On Aug. 10, a federal appellate court ruled against a Federal Communications Commission (FCC) plan that would have allowed municipalities to build their own broadband networks, despite state laws explicitly prohibiting such buildouts. Such laws limiting government entry into the commercial broadband market exist in varying forms across 19 states. The ruling is seen by many broadband advocates as a blow to the vision of a future broadband market brimming with competition, and that provides cheap and equal access.
While the ruling represents a milestone in the long-running debate of how the nation’s infrastructure ought to be managed, there are more immediate consequences too. Wilson, N.C., and EPB in Chattanooga, Tenn., intended to use the FCC’s now-overturned power to build or extend their networks in competition with existing broadband providers. These buildouts are now illegal, as the FCC’s claim that the Telecommunications Act of 1996 granted implicit power to supersede state’s rights were deemed illegitimate by United States Court of Appeals for the Sixth Circuit. The three-judge panel ruled that such power must be explicitly granted somewhere to be legally tenable.
"While we continue to review the decision, it appears to halt the promise of jobs, investment and opportunity that community broadband has provided in Tennessee and North Carolina," FCC Chairman Tom Wheeler said in a statement, adding that he will "consider all our legal and policy options to remove barriers to broadband deployment."
Many broadband advocacy groups criticized the court’s ruling, including Next Century Cities (NCC), which called the decision “a blow to communities … fighting for more accessible, affordable Internet access for their residents.” Groups like NCC are built around the philosophy that broadband networks are indispensable for the success of a community’s businesses, education systems and residents, and therefore it’s the right of communities to take their future into their own hands and build a network themselves if they believe the private sector isn’t doing a sufficient job providing access.
This ruling is problematic and anti-consumer, said NCC Executive Director Deb Socia.
“The issue here is whether or not people who really need broadband can receive that broadband from a willing provider,” Socia told Government Technology. “In the case of EPB and Wilson, there are people across the street from their electric utility boundary on dial-up and satellite, paying exorbitant amounts, who would love to have that service. And on the other side, EPB is saying they are happy to provide it, and current law prevents them from doing this. It’s just nonsensical to me that this continues to be the case.”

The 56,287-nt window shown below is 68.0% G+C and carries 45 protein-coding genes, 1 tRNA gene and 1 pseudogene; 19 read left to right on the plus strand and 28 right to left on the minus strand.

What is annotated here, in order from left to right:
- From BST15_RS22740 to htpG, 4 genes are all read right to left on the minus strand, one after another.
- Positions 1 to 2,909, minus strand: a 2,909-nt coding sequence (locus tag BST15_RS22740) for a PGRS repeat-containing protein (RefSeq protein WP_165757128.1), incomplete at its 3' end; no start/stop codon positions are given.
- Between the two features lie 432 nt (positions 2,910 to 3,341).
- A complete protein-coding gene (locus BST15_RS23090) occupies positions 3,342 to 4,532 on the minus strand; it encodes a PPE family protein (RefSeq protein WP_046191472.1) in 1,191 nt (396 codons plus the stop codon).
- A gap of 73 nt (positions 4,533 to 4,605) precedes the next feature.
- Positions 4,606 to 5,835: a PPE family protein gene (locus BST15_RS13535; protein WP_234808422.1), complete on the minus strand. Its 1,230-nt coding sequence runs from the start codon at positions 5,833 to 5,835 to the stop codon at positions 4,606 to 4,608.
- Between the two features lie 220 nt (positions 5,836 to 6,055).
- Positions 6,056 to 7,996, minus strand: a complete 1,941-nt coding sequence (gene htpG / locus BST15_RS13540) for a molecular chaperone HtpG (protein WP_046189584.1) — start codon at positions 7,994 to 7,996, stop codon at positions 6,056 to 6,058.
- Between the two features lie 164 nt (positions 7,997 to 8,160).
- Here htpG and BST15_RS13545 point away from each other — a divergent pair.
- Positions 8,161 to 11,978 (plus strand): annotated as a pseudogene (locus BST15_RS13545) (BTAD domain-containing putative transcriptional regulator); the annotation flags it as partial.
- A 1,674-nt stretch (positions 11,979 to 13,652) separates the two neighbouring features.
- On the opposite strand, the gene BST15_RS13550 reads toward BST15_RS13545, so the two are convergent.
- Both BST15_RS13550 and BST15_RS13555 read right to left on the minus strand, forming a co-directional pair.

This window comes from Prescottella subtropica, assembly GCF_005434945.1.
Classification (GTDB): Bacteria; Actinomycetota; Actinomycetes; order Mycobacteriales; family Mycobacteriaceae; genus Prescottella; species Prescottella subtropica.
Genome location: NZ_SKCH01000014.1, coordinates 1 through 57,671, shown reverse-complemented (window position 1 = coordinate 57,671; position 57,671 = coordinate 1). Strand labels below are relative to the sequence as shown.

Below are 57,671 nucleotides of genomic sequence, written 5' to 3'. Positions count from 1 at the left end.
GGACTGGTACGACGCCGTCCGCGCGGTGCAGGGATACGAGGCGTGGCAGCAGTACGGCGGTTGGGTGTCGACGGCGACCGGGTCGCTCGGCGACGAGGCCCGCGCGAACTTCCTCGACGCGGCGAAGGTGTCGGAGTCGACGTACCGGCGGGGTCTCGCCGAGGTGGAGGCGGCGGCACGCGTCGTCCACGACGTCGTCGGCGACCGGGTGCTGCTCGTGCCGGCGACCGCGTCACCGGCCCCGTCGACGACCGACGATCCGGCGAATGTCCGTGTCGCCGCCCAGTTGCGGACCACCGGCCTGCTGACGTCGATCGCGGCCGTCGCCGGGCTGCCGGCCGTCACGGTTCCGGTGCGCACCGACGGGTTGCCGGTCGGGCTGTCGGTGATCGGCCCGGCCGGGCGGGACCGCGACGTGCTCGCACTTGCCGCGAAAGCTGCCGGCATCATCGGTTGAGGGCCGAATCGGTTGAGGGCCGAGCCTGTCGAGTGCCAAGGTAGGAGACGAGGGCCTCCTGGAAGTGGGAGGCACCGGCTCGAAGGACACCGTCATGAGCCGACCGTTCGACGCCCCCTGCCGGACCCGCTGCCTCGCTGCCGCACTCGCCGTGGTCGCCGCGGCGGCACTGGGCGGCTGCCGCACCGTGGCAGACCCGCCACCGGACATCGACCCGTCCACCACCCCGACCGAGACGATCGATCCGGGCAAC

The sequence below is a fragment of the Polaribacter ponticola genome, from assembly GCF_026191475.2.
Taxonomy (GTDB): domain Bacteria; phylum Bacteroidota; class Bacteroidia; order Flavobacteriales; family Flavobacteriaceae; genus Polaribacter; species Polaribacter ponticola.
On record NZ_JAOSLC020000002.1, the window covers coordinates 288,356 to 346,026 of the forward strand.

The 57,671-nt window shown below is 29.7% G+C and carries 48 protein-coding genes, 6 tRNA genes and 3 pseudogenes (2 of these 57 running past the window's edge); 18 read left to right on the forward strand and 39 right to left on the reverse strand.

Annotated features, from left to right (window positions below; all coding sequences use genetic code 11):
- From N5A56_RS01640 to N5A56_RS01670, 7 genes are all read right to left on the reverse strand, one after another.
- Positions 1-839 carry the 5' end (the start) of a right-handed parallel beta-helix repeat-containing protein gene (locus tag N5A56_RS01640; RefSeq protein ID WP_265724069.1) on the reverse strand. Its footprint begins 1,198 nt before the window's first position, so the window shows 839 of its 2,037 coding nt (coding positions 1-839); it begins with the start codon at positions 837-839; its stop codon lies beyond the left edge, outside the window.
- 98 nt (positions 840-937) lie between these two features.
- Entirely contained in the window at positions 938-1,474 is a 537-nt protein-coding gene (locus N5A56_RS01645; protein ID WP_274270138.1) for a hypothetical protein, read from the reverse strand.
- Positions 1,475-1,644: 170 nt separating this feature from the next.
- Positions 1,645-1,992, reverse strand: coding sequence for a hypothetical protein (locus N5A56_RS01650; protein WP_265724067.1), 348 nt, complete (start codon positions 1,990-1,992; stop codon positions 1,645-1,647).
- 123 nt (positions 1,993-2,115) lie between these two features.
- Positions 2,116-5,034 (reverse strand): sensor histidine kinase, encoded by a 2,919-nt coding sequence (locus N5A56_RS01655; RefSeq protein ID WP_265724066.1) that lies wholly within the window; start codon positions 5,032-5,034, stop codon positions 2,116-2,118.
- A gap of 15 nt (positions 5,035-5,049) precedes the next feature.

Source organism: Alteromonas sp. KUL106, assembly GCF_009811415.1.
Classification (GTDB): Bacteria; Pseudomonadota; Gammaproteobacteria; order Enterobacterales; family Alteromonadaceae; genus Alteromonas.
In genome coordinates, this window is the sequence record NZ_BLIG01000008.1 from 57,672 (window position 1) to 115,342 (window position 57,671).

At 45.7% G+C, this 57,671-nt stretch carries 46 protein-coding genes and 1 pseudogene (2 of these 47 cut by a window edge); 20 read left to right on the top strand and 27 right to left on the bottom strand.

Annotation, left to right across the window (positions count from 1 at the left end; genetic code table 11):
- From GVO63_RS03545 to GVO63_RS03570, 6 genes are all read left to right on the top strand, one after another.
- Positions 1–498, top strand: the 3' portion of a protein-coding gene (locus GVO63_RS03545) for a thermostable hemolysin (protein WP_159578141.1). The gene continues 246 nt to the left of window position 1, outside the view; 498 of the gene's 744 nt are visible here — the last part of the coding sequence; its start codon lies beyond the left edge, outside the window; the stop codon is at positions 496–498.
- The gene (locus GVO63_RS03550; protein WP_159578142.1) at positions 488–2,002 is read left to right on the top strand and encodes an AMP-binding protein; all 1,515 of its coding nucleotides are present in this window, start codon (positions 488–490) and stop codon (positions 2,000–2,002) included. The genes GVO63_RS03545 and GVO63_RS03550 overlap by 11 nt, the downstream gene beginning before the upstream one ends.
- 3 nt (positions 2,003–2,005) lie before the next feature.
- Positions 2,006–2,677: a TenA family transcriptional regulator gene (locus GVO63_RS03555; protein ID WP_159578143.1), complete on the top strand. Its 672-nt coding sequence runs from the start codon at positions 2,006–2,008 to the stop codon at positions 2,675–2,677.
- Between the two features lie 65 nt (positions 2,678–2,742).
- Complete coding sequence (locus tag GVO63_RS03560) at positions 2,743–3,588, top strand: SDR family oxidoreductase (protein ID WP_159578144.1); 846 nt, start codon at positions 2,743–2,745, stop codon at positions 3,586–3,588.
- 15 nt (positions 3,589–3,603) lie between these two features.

As a non-lawyer, Socia said she can’t argue the legal decision the court made, but looking at the impact of the decision is enough for her to know it’s not right.
“I’ve spoken with so many people who are struggling mightily to run their businesses,” she said. “I spoke with one woman [outside of Chattanooga] who has to drive 5 miles so she can get free Wi-Fi so she can manage her business. That kind of story is just heartbreaking. It’s anti-consumer, but it’s also problematic for economic development and education and public safety and all the things we know we benefit from when we have access to high-speed broadband.”
There’s a possibility the decision will be appealed to the Supreme Court, Socia said, or that Congress may grant the FCC the explicit power the courts say it needs to circumvent state laws. Another option available to the FCC is to request an en banc review in front of all the Sixth Circuit judges. Or states could overturn the laws preventing municipal rollouts themselves.